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Who’s To Say Who Sounds Gay?

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Mia Constantino Cachilli

In a recent video piece by David Thorpe, published by the New York Times, he endeavors to reveal why some men sound “gay” and others don’t.

He focuses his investigation on the subject around two of his friends, Chris and Matt.

Chris is a restaurant consultant who describes his voice as all treble and no bass. He says he’s mistaken for a woman over the phone 98% of the time.

Matt is a senior VP for a business enterprise. He describes his family as a brand, with similarities ranging from talking with their hands to being athletic.

To David, Chris sounds gay and Matt sounds straight.

Enter Benjamin Munson from the Department of Speech-Language-Hearing Sciences at the University of Minnesota.

Munson attributes the differing nuances of each mans vocal projection to the language learning environment throughout their formative years, the diverse exposures to language from both male and female, peers, and multiple generations.

Chris grew up around more women than men, while Matt grew up surrounded by more males than females. He has three brothers and one sister. The boys in his family were raised in traditional masculine molds.

Munson says that the source of speech models is significant in the way an individuals speech projection is developed, as men and women have subtle differences in speech sounds.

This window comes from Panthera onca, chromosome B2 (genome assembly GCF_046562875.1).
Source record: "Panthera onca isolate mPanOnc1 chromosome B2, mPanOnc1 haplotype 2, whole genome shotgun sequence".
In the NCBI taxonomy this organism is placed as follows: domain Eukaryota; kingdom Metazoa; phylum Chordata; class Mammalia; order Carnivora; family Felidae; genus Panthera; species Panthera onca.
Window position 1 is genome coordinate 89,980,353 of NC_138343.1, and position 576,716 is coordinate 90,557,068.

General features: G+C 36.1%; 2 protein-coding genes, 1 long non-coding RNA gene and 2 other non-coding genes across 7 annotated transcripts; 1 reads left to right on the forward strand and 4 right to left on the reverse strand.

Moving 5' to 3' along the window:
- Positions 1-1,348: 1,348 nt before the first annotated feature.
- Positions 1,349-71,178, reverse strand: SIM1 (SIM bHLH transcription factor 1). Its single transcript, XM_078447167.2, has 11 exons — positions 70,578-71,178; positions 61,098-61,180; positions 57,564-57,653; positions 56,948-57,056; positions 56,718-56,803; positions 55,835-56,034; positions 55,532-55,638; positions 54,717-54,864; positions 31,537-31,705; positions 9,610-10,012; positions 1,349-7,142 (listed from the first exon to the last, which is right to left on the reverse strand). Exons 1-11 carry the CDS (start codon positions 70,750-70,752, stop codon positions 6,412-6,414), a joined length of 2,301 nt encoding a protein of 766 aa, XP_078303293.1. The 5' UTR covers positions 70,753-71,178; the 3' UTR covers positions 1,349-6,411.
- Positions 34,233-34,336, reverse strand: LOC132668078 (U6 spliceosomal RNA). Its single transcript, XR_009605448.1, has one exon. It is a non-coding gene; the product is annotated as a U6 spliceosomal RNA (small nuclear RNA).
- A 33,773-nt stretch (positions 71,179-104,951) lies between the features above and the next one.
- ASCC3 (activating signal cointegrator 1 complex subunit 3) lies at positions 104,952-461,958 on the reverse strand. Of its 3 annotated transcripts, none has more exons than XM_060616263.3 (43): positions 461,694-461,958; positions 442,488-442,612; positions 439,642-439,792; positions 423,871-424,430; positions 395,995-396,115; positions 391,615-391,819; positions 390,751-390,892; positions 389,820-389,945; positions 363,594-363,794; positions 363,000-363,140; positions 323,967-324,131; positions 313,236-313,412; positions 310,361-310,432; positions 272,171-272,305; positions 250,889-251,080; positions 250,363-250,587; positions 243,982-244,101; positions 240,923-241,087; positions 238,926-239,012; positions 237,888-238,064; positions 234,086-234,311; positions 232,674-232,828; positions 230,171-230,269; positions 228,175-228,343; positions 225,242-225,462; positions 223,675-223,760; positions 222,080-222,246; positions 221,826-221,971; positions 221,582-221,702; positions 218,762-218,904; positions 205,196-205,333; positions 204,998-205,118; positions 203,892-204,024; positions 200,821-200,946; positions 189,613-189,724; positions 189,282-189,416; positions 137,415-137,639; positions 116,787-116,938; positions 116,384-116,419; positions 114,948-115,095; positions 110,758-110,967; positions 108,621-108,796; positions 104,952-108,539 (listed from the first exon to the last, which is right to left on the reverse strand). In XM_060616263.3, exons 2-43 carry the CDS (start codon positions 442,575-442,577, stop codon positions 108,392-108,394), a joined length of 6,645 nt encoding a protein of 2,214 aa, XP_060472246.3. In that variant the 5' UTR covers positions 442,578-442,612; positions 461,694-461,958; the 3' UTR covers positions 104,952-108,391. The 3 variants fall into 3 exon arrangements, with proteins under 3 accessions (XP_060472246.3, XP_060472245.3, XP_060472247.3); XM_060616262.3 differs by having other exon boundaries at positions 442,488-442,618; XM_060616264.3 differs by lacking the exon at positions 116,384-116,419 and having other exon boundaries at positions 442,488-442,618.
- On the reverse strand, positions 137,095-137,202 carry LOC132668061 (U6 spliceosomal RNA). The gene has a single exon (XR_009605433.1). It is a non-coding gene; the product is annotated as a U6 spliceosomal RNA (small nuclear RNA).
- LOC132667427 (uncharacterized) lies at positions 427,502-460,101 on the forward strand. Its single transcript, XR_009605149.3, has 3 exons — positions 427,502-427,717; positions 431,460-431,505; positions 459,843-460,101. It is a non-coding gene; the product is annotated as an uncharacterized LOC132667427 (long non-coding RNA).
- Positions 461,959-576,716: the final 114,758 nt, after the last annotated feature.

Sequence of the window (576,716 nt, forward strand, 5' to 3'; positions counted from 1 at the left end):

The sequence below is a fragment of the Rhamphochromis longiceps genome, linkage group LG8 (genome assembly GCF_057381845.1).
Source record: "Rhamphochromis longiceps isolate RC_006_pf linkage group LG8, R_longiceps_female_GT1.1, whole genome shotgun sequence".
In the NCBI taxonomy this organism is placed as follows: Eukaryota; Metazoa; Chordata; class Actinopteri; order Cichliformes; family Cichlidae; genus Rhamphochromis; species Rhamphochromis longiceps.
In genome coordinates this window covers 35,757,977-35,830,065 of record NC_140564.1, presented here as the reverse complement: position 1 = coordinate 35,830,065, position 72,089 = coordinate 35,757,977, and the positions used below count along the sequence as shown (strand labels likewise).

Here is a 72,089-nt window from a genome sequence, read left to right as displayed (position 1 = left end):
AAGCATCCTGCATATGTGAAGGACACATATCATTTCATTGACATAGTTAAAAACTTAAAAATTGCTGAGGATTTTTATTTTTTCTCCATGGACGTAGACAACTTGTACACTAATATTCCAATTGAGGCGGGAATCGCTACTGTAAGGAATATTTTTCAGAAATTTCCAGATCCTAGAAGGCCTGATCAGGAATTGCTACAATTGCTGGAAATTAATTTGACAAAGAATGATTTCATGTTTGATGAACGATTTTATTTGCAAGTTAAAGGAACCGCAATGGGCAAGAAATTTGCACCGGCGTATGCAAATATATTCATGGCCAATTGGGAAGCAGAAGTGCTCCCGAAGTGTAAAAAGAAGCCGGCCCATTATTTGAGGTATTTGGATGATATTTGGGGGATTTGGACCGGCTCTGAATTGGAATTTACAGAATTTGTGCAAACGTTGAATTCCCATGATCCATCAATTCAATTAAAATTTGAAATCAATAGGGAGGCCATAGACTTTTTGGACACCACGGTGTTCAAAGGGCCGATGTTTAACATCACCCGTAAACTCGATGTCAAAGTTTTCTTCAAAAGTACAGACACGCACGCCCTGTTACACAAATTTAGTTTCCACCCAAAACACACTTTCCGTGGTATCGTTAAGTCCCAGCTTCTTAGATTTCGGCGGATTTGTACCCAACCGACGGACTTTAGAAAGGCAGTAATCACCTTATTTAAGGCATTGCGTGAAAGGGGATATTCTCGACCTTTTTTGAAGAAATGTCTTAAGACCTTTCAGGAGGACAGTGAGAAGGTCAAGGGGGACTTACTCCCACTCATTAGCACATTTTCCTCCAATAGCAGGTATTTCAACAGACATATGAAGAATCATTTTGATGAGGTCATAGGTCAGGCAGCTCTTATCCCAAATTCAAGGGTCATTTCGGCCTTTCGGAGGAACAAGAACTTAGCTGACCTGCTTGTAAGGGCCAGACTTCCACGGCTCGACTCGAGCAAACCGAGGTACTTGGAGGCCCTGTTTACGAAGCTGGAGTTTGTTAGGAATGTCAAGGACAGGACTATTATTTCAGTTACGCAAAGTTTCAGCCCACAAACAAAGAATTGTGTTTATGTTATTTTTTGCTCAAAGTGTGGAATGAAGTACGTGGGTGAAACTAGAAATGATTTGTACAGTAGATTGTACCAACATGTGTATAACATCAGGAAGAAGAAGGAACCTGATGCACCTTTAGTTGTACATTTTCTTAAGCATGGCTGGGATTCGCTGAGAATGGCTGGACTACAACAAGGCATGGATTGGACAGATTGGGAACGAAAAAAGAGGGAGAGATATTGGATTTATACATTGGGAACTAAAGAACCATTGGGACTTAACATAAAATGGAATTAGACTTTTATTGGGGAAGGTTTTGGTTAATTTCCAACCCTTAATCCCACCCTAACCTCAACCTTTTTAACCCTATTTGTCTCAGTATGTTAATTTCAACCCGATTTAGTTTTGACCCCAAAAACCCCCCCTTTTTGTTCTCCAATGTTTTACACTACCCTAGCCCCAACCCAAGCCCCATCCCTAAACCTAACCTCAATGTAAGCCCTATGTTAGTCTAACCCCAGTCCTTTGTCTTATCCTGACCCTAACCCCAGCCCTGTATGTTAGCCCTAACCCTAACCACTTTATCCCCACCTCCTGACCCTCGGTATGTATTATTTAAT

Ron Smyth, Associate Professor of Linguistics and Psychology at the University of Toronto Scarborough, explains micro variations are the tiny variations in annunciation. Women tend to make the s’s differently than men causing it to sound higher, for example.

Munson states that it isn’t a conscious decision made as it relates to sexual orientation at all. But rather, identifying with a speaker’s speech patterns and emulating them.

Smyth contends that there is no connection between the vocalization of either man and their sexuality. He say’s that’s a misnomer.

Matt shares of knowing his sexual orientation at a young age and that he’s been told he sounds straight, an observation he’s not particularly proud of. He doesn’t like it when people assume he’s not gay, because he is.

Chris agrees that his voice comes off as a bit feminine and that it gets more pronounced when he’s the most relaxed or exhilarated. A straight father in a committed relationship, says he’s often been identified as being gay but that it doesn’t bother him.

Are you aware of what your voice implies about you?

 

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